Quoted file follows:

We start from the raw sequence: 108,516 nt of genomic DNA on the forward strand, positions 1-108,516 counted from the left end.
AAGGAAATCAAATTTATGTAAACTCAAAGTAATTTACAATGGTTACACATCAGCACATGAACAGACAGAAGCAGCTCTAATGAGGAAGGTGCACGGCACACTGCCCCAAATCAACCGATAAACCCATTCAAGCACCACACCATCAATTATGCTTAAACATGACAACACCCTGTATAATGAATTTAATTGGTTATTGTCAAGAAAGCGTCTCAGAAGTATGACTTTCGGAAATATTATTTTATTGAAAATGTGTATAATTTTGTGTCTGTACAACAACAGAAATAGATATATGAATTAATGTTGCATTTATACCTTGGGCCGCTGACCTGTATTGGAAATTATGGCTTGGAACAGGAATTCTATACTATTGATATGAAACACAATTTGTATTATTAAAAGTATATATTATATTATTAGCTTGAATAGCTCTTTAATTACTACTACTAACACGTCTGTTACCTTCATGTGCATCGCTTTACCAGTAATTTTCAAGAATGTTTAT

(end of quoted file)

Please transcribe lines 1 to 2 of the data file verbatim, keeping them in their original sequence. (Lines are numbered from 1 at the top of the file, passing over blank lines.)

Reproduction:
We start from the raw sequence: 108,516 nt of genomic DNA on the forward strand, positions 1-108,516 counted from the left end.
AAGGAAATCAAATTTATGTAAACTCAAAGTAATTTACAATGGTTACACATCAGCACATGAACAGACAGAAGCAGCTCTAATGAGGAAGGTGCACGGCACACTGCCCCAAATCAACCGATAAACCCATTCAAGCACCACACCATCAATTATGCTTAAACATGACAACACCCTGTATAATGAATTTAATTGGTTATTGTCAAGAAAGCGTCTCAGAAGTATGACTTTCGGAAATATTATTTTATTGAAAATGTGTATAATTTTGTGTCTGTACAACAACAGAAATAGATATATGAATTAATGTTGCATTTATACCTTGGGCCGCTGACCTGTATTGGAAATTATGGCTTGGAACAGGAATTCTATACTATTGATATGAAACACAATTTGTATTATTAAAAGTATATATTATATTATTAGCTTGAATAGCTCTTTAATTACTACTACTAACACGTCTGTTACCTTCATGTGCATCGCTTTACCAGTAATTTTCAAGAATGTTTAT